Monday, May 12, 2008

Sixth Day Mixed Vegetables (Chaati nu shaak)

Priti Chitnis Gress, author of Flavorful India: Treasured Recipes from a Gujarati Family, has written a special introduction for this week's recipe. Priti's presentation is a special one, commemorating not only the recent reprinting of her book, a Hippocrene favorite, in paperback but also the birth of her second child, Jay Surya, in February. Here's what Priti has to say:

One of my favorite recipes in the book is a dish prepared especially for new mothers, “Sixth Day Mixed Vegetables” or Chaati nu shaak, in Gujarati. Roughly translated it is “vegetables for the sixth” and refers to the sixth day after a baby is born. According to Hindu belief, six days after birth God comes to bless the child and write his/her future. This is typically the time a baby is named. In the old days, a mother’s diet was somewhat simple and limited until this day. On the sixth day, the mother was encouraged to try a variety of vegetables to make sure she could easily digest and enjoy them all. A combination of religious belief and folk wisdom determined that this dish is ideal nourishment at that time. It can be made from virtually any combination of vegetables, but it is best to include a few leafy greens (like fenugreek leaves or dill) as well as beans and root vegetables.

I was lucky to have my mom stay with me after my daughter, and more recently my son, were born. She made these vegetables for me on the sixth day each time, but I can assure you that the recipe is delicious any day!

Serves (appropriately enough) 6

3 to 4 tablespoons oil
1/4 teaspoon cumin seeds
1/4 teaspoon fenugreek seeds
1/4 teaspoon ajwain seeds
1/4 cup chopped onion
1/4 cup chopped bell pepper
1/2 teaspoon ground cayenne pepper
1/2 teaspoon turmeric
1/2 teaspoon ground cumin
1/4 teaspoon ground coriander
1.5 teaspoons salt



Use 1/4 to 1/2 cup of all the vegetables you desire to make a total of about 2 pounds. Here are some suggestions:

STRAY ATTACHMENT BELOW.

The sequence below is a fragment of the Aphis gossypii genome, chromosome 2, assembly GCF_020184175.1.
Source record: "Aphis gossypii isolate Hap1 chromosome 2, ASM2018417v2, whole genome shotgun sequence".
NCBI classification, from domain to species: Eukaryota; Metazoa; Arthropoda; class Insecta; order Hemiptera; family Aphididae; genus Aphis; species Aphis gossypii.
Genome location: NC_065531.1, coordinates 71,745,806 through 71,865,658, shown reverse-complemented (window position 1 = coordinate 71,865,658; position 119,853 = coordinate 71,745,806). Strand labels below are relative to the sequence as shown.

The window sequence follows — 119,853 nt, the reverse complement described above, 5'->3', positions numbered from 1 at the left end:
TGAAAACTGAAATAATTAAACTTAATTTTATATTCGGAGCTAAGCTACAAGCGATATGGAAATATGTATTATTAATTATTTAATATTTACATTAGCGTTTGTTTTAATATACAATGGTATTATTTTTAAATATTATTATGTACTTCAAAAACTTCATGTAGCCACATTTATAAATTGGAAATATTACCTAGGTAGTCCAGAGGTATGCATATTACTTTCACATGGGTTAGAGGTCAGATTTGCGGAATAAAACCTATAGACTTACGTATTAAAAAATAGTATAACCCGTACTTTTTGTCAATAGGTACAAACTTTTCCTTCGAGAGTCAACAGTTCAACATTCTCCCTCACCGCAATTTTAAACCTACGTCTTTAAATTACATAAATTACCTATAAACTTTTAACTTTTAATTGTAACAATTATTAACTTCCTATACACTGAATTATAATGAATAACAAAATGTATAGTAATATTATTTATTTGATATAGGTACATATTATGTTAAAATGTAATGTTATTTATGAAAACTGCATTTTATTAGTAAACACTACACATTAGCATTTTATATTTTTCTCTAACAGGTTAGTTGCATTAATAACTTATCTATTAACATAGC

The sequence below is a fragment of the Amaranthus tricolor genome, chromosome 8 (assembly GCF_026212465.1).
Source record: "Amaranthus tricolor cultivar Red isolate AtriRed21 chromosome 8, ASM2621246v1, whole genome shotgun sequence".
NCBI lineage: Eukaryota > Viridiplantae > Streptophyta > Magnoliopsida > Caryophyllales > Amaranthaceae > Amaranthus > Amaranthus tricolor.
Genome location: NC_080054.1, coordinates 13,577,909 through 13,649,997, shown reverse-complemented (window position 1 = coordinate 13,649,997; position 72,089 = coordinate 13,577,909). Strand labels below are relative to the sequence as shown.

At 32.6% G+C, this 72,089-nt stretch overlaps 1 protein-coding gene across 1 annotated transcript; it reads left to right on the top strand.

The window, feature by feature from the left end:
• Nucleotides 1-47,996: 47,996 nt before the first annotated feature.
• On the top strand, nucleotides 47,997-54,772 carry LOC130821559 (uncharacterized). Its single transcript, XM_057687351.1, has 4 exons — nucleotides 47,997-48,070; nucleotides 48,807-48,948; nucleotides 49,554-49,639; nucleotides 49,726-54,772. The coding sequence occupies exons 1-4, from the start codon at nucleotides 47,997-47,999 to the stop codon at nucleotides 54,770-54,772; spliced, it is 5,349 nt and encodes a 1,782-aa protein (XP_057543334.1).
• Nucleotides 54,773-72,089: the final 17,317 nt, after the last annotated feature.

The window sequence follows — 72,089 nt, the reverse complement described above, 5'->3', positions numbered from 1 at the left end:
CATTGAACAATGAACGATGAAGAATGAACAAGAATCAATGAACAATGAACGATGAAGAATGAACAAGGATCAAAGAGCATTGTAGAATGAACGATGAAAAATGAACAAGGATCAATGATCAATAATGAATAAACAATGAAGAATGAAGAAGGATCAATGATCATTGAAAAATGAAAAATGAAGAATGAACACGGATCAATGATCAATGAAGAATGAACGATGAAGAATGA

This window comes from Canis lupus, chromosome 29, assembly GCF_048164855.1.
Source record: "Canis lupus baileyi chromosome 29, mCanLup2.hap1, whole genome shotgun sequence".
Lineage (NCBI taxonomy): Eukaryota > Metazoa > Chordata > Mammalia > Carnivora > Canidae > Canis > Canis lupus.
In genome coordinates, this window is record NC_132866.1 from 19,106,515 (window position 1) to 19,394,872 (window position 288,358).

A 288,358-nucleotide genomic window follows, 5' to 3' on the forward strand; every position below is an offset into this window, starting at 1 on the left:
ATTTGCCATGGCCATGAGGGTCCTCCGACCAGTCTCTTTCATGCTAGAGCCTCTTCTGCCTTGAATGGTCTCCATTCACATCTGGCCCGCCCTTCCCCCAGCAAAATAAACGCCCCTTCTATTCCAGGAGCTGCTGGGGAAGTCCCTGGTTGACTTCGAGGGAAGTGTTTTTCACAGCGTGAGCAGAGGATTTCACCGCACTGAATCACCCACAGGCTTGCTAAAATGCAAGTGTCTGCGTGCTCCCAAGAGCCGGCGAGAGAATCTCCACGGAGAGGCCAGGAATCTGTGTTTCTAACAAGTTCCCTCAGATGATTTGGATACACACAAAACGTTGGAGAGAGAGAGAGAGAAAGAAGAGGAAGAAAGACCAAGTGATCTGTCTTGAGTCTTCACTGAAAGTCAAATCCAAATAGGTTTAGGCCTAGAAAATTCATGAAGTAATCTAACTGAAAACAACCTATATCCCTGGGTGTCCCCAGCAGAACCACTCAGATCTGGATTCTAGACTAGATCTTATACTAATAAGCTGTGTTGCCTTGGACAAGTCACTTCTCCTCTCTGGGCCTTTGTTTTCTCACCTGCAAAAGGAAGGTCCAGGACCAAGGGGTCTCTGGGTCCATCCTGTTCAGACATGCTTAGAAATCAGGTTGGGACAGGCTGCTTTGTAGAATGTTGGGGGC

potatoes, peeled and cubed eggplant
chopped okra, trimmed and chopped
ghilora (tindora), trimmed and chopped
bitter melon, peeled and chopped
bottle gourd, chopped
cauliflower florets
cabbage, shredded
carrots, chopped
corn kernels
green peas
green beans, chopped
pigeon peas
fenugreek leaves, chopped
dill, chopped
spinach, chopped

1. Heat oil in a large skillet over medium-low heat. Add cumin seeds, fenugreek seeds, and ajwain seeds. Sauté for 2 to 3 minutes until seeds are browned. Add onion and bell pepper and continue to sauté for 2 to 3 minutes. Add cayenne, turmeric, cumin, coriander and salt. Stir well and sauté for 30 seconds to release flavors of spices.

2. Add all the vegetables, EXCEPT any leafy greens. Reduce heat to low and stir and cook for 5 to 10 minutes. Add any greens and cook until tender, about 10 more minutes. Makes 6 servings.

Questions about this recipe or Gujarati cuisine for Priti? Post them here and we'll ask Priti to respond!

3 comments:

MSC said...

Hi, interesting recipe--looking forward to trying it out myself.

I'm curious, though, what is "ghilora (tindora)"? Is this something you can buy in the United States?

Priti said...

Ghilora, also called tindora, are available at Indian grocery stores. They are small, 2- to 3-inch squash with pale green, vertical stripes and have a mild zucchini-like flavor. They look like tiny cucumbers (gherkins). Good luck with the recipe--let me know how you like it!

jenbshannon said...

I absolutely love this cookbook. My family uses it all the time. We are looking forward to trying this recipe. Thanks for sharing!